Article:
Does a customer buy a product from you for €500 on average once in his or her lifetime? And on the other hand, does it cost an average of €150 to acquire that customer? Then you have a healthy margin of €350. As long as the purchase price and other costs per customer do not exceed that amount, you make a profit at the bottom line.

By calculating the Customer Lifetime Value (and the CAC, for example) you know what a customer brings in, so on the other hand you know what it may cost to acquire that customer.

Calculating Customer Lifetime Value: the formula

There are several ways to calculate Customer Lifetime Value, from complex to simple. One of the simplest formulas is:

CLV = [average number of purchases per month] x [average profit per purchase] x [average number of months someone stays a customer].

Example: Suppose you sell business software, which customers use for 5 years. Then you can calculate the CLTV as follows:

  • Average revenue per purchase (year long license), e.g. €500
  • Average frequency of purchases: once a year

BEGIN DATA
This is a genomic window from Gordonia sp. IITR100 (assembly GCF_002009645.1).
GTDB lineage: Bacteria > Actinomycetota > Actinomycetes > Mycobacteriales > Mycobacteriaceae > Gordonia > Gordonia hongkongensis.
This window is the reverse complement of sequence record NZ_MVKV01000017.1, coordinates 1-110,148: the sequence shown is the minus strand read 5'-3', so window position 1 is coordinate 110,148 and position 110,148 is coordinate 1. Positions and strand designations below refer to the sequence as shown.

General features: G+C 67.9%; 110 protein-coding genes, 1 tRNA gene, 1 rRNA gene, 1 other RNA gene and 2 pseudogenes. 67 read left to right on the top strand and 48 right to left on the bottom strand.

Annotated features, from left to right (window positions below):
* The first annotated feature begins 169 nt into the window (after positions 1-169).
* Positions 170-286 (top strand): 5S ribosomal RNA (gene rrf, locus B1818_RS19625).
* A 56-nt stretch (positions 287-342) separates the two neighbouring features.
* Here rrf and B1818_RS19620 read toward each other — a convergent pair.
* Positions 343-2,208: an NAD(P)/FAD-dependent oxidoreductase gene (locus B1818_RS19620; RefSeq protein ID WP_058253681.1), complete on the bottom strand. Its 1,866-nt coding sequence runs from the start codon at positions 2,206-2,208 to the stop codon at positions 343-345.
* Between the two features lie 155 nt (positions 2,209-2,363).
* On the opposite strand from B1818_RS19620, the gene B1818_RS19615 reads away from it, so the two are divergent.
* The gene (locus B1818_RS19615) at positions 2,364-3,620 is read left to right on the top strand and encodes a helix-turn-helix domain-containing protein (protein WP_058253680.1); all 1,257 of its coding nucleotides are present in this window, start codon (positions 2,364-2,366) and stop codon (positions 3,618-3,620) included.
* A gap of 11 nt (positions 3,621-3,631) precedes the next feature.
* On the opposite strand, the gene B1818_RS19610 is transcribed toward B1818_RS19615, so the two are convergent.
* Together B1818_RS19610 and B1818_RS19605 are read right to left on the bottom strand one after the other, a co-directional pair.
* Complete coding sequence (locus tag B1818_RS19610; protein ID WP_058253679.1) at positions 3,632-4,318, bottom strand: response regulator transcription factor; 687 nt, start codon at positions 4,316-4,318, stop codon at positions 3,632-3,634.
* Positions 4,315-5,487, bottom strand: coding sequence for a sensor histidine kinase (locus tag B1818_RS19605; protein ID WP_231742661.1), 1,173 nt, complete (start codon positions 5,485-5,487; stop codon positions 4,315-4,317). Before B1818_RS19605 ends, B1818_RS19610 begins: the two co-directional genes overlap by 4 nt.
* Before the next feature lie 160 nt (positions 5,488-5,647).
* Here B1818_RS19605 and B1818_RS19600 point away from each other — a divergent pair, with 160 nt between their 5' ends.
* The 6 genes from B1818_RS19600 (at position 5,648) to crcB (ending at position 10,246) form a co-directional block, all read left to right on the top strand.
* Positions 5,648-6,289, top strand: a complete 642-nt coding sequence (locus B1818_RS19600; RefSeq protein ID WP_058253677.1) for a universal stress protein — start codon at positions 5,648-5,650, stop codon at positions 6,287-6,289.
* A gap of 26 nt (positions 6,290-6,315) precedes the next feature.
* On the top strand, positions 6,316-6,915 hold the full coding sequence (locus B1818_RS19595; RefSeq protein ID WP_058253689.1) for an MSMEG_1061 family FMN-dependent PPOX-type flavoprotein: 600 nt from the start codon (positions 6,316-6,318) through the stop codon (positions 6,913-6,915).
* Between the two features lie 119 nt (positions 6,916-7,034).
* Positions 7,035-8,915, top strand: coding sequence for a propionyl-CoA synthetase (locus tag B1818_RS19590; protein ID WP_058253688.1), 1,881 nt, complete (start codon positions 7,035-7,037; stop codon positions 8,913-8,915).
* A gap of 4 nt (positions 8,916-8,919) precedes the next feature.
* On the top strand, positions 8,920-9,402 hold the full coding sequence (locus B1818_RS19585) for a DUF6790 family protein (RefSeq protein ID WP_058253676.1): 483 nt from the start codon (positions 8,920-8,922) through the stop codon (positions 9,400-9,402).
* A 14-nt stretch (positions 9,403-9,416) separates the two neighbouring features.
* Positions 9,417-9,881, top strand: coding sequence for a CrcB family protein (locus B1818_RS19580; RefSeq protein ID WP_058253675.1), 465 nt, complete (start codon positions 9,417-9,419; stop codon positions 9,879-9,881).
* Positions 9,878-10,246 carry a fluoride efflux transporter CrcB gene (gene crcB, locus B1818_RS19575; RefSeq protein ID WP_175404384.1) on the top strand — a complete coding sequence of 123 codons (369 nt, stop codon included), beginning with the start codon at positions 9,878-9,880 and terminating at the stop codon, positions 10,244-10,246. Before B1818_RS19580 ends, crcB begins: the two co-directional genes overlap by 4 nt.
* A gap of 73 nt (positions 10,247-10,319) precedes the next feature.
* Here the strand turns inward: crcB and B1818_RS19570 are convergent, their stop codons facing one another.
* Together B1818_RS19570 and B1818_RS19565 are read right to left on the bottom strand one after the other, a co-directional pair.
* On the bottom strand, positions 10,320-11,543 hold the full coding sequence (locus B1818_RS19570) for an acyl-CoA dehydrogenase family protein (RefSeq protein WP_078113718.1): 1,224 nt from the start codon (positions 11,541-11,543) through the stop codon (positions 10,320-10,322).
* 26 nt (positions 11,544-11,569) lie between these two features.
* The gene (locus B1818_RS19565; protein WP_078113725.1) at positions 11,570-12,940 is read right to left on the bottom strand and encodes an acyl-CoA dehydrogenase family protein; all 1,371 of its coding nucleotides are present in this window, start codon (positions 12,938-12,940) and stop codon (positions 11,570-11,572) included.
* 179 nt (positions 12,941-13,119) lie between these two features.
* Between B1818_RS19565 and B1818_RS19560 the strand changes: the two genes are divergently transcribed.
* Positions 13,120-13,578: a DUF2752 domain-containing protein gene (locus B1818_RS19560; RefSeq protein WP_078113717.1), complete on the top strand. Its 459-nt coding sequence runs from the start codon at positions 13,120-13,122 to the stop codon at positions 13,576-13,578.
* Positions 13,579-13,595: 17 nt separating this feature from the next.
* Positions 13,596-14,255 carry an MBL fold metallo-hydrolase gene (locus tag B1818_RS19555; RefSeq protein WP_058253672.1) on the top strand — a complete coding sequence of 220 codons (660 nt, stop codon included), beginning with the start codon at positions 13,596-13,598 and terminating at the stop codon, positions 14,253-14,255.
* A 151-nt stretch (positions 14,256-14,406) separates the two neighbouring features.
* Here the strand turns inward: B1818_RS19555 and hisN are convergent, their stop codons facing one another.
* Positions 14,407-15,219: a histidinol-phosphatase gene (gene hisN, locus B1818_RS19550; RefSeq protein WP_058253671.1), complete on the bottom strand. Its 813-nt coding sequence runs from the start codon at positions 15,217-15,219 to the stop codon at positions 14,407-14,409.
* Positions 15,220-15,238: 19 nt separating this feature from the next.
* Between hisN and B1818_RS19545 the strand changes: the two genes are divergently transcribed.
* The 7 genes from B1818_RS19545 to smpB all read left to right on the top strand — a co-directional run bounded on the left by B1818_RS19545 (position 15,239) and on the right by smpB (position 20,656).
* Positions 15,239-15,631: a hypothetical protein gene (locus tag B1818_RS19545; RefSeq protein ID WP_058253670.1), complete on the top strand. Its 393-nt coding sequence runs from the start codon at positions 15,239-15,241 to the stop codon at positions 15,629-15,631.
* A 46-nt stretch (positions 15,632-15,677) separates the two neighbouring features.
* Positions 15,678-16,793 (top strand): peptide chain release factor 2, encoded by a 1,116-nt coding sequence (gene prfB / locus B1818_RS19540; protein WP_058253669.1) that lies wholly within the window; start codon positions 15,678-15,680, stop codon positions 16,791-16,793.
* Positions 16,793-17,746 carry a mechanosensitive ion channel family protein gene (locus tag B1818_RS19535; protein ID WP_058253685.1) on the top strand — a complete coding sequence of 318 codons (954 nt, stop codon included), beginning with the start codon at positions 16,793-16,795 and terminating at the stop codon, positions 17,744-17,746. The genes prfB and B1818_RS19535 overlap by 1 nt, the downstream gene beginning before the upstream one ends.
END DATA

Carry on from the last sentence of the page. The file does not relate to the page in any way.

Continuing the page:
• Average duration of customer relationship: 5 years

In that case, you sell an average customer €500 software license once a year for 5 years. So the average customer value is €2,500. This is the revenue you can expect from a new customer. Do you have to make costs now to acquire that customer? Then that will pay for itself in the long run, as long as the costs you make now are lower than the revenue you can expect over the years.

CLTV to calculate value company

Gupta and Lehmann (2005) indicate that customers are best viewed as assets and expenses, and should be treated as such. Gupta and Lehmann therefore indicate that the value of the company can be expressed in terms of the value of current customers and future customers.